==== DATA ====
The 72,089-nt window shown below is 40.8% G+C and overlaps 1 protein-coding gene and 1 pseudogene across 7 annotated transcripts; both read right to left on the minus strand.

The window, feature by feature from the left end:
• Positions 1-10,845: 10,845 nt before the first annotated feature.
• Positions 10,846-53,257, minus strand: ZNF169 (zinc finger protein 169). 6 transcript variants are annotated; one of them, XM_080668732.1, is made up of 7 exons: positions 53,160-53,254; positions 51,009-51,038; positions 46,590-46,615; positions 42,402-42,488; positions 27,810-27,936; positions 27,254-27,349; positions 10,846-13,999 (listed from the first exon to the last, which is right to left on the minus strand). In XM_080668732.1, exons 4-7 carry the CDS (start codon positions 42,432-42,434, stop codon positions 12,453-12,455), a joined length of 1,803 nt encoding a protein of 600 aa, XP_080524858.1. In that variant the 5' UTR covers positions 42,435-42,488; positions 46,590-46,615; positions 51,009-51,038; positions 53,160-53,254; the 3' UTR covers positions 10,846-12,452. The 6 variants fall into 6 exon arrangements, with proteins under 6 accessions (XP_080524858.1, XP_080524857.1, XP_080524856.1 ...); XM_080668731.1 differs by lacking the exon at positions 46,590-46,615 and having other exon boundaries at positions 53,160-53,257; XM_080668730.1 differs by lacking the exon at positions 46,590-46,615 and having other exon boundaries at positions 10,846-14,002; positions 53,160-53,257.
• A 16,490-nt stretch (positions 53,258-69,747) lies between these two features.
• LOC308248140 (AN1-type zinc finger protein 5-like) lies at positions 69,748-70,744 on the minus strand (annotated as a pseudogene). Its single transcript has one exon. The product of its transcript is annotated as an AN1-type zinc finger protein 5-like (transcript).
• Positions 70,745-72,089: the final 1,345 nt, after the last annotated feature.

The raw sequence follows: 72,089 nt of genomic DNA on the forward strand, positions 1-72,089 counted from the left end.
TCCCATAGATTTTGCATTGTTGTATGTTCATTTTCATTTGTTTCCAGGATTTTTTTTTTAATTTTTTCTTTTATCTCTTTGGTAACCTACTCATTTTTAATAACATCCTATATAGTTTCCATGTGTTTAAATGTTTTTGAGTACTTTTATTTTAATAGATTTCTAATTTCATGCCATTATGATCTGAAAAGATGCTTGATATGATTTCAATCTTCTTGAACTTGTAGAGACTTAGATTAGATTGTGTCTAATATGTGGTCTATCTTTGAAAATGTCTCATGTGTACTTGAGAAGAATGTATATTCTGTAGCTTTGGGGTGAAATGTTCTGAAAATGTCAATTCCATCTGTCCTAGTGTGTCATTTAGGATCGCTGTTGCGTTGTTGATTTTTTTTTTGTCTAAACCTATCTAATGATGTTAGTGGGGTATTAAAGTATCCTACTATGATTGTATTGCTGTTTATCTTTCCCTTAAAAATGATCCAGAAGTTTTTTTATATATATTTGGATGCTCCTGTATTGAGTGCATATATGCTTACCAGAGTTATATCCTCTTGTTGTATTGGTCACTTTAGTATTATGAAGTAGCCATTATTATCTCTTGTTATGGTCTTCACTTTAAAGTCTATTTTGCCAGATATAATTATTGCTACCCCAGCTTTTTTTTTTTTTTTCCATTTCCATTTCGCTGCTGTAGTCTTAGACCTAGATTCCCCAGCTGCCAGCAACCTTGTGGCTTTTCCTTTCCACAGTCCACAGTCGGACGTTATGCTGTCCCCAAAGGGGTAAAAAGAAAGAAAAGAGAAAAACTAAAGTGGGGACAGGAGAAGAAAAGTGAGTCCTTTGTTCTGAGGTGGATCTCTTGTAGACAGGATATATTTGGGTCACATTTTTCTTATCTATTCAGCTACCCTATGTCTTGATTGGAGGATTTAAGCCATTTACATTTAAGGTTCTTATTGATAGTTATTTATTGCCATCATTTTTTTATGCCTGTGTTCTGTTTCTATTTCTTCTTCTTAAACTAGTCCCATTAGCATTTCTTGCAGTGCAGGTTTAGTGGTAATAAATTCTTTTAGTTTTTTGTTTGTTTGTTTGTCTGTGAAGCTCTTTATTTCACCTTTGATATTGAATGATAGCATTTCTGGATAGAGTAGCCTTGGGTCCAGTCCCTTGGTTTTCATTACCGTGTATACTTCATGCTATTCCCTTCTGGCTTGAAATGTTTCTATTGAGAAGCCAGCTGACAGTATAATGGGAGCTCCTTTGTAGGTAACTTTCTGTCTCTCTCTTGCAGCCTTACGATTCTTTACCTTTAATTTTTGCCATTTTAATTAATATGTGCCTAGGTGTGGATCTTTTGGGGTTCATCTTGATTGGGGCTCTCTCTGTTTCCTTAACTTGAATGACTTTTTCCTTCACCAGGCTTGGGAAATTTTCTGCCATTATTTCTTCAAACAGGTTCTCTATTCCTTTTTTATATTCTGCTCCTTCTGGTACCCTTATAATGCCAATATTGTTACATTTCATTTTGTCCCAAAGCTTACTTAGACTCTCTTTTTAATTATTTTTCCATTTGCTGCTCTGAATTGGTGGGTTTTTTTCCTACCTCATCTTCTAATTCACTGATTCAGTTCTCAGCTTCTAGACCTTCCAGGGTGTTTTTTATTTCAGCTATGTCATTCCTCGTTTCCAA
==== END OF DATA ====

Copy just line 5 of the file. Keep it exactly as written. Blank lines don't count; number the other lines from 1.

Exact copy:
• A 16,490-nt stretch (positions 53,258-69,747) lies between these two features.